The Goddamn Jets. That’s an Instagram follower of mine. It’s an apt name, a reference from 1999’s Big Daddy. It’s 2020, and I’m still watching the god damn Jets suffer every year. What happened in 1969 after the Jets won Super Bowl III? Did Joe Namath sell his soul? Or did a curse spread from the “Guarantee”? While the former may actually be a true statement, let’s delve into the curse that’s been bugging the Jets for the past 11+ years.
Our story begins in 2009 with the Jets drafting a young rookie quarterback from USC. You might know him – his name is Mark Sanchez.
Sanchez led the Jets to two straight AFC championship games, then fell into a pit of mediocrity most known for ‘The Buttfumble’ game. The Jets have not been to a playoff game since Sanchez’s Jets lost to the Steelers in the 2010 AFC championship. That’s 3,433 days from the time of publishing.
However, that brings us to the first counterpoint. Henry, how were the Jets cursed when they went to the playoffs twice in two years?
For that, my sole argument is that the Jets did not win the Super Bowl either of those years. Had they truly not been cursed, they would have given up 24 unanswered points in the 2009 AFC championship game to the Colts.
Had the Jets not been cursed, Antonio Brown would have dropped the key first down catch against Pittsburgh. Had they not been cursed, the football gods wouldn’t have brought fans so close yet so far to a Super Bowl. After the 2010 season ended, everything fell apart.
In the 2011 offseason, the Jets released multiple skilled players. The list included veteran OL Damien Woody, OL Kris Jenkins, WR Jericho Cotchery, and Sanchez’s mentor, QB Mark Brunell. Without two offensive linemen that were apart of a stellar unit that gave Sanchez pressure on just 23.4% of dropbacks in 2009 (3rd-lowest in the league) and a top-tier WR in Jericho Cotchery, the Jets failed to return to the playoffs, posting an 8-8 record.
Come 2012, Calvin Johnson was known by one word: Megatron. Megatron did not have a cursed year following his Madden 13 cover appearance, reeling in 1,964 receiving yards. However, the Jets did! The acquisition of Tim Tebow created a turbulent QB competition during the offseason, an atrocious draft class set the future rebuild back years, and Darrelle Revis suffered a torn ACL week 3. The Buttfumble happened week 12, Greg McElroy started week 16, and Rex Ryan’s 6-10 team was known as ‘a circus’.
In 2013, the Jets hired a new general manager in John Idzik. Geno Smith made his debut, Darrelle Revis was traded to Tampa Bay, and the Jets gave up a fourth-round selection for Chris Ivory. The Jets went 8-8.
2014 was the year Richard Sherman and the “Legion of Boom” championed a super bowl run on the Jets’ home turf. The Jets lacked any boom. Whatsoever. The team went 4-12, leading Rex Ryan to get fired.
In 2015, new Head Coach Todd Bowles and General Manager Mike Maccagnan set out to right the ship. They reacquired Darrelle Revis and Antonio Cromartie. Through trades, the Jets found their quarterback in Ryan ‘Fitzmagic’ Fitzpatrick, as well as acquiring WR Brandon Marshall.
After a locker room squabble broke Geno Smith’s jaw, Fitzpatrick worked magic, giving the Jets a 10-6 record. However, a costly drop by WR Kenbrell Thompkins spoiled the Jets’ playoff berth.
In 2016, everything fell apart. Mike Maccagnan took Christian Hackenberg over Dak Prescott and Jacoby Brissett. That’s all I need to say. The Jets went 5-11, and Fitz’s magic had run out. Fitzpatrick started 11 games and threw just 12 touchdowns alongside 17 interceptions, six of which came during one game.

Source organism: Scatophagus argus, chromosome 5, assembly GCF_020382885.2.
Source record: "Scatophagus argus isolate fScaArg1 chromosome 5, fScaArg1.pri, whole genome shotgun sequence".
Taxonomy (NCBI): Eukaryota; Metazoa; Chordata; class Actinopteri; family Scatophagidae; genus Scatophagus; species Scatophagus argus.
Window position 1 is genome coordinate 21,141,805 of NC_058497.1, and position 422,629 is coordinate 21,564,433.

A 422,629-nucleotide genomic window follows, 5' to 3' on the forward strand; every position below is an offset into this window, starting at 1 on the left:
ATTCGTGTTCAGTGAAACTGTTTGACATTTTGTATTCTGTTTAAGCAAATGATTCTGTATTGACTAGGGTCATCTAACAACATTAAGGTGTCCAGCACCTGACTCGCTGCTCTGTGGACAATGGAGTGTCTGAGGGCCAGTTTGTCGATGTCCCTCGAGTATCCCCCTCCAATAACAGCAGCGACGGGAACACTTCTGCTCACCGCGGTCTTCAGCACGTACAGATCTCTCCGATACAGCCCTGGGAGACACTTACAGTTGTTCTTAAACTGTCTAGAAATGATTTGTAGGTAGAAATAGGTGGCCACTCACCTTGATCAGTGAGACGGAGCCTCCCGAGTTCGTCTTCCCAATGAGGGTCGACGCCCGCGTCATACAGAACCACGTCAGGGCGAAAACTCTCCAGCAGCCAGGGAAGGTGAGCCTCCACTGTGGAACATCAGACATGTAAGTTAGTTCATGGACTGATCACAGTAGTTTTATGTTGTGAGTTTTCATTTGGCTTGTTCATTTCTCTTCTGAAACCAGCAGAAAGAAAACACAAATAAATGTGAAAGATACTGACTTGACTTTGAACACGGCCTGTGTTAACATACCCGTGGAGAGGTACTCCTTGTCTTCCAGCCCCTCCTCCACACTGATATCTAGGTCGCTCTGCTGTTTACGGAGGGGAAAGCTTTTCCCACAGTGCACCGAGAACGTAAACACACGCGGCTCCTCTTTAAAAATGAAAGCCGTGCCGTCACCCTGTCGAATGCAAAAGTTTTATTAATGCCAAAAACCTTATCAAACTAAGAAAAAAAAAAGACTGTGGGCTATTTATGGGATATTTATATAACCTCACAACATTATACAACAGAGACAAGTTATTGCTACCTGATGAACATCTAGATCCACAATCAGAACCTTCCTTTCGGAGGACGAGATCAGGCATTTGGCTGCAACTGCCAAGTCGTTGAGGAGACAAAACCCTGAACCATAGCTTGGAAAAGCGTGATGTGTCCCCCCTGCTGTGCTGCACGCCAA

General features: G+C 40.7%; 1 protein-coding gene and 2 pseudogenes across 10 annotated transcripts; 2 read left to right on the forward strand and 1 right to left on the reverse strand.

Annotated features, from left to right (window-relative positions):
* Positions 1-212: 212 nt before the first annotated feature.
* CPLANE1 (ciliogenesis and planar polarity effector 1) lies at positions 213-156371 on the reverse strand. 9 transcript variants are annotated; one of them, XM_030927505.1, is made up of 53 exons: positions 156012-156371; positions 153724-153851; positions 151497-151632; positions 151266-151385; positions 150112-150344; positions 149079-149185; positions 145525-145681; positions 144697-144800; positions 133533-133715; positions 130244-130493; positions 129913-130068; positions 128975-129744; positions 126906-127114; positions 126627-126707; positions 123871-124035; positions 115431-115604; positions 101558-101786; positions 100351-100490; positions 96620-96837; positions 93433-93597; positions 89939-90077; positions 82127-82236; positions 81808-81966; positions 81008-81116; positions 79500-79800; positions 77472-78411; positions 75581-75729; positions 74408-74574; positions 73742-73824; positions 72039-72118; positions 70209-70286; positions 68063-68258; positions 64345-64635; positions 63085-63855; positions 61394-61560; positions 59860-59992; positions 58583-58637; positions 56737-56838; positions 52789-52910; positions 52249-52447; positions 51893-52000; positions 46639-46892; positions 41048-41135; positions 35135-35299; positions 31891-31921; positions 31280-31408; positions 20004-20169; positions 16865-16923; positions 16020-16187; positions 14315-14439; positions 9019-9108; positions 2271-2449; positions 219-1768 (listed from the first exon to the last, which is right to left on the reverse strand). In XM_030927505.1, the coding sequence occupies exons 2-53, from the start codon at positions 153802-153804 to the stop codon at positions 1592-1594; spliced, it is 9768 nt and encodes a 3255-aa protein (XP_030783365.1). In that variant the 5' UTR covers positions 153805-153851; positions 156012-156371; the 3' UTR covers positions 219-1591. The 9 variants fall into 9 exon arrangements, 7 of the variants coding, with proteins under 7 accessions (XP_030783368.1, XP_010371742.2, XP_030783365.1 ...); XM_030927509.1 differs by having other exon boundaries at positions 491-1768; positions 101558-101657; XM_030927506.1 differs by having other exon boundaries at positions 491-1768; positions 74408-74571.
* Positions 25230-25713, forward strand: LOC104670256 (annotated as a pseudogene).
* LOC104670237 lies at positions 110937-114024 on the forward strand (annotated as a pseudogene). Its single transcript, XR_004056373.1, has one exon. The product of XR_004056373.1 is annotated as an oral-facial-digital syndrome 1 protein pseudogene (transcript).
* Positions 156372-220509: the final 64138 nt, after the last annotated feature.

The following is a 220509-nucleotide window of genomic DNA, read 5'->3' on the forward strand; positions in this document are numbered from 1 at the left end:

That’s not good.
2017 brought the end of the Fitzpatrick era, with Maccagnan electing to bring in journeyman QB Josh McCown to control the offense. The Jets again went 5-11 and no players made the Pro Bowl (leading to rookie S Jamal Adams’ infamous tweet that he sought to never miss a Pro Bowl again).
2018 brought the savior in Sam Darnold… who then threw a pick-six on his first pass ever. Don’t worry. No Darnold slander here. He’s already close to cementing himself as one of the better Jets QBs in history, which is saying something. But Darnold broke his foot, and the Jets went 4-12. Todd Bowles was fired, and I started my account that December.
2019… oh, man. Jets owner Christopher Johnson passed up on coaches Kliff Kingsbury and Matt Rhule for Adam Gase. Adam. Gase.
Then CJ Mosley hurt his groin during Week 1. Then Darnold got mononucleosis. Then Trevor Siemian broke his ankle on primetime TV. Then Luke Falk started two games. Then the Jets had 21 total injuries. Then the fans flew planes and put up billboards to “Fire Gase.” Then the Jets didn’t. Then Jamal Adams voiced concerns about his contract. A generational talent, one of the few successful picks of the Maccagnan era, voiced frustrations about his contract negotiations before Patrick Mahomes, arguably the most talented player in the NFL, began his talks for an extension. Of course he did, because it’s the Jets. And the Jets are cursed.
So, in summation:
- 2009- Lost AFCG, 9-7
- 2010- Lost AFCG, 11-5
- 2011- Cutting players led to poor record, 8-8
- 2012- The Circus Year, lost Revis, Tebowtime, 6-10
- 2013- Idzik hired, Revis traded, 8-8
- 2014- Rex’s last hurrah, 4-12
- 2015- Bowles, Fitzmagic, Thompkins. 10-6.
- 2016- Fitz. No magic. 5-11
- 2017- McCown tried. 5-11
- 2018- Bowles’ Last Stand. 4-12
- 2019- Injuries. Injuries. Injuries. 7-9
So the Jets look pretty cursed. When they are finally near a position of success, something always happens and throws off the plans of winning. Perhaps 2020 brings a stronger decade of New York football – it better.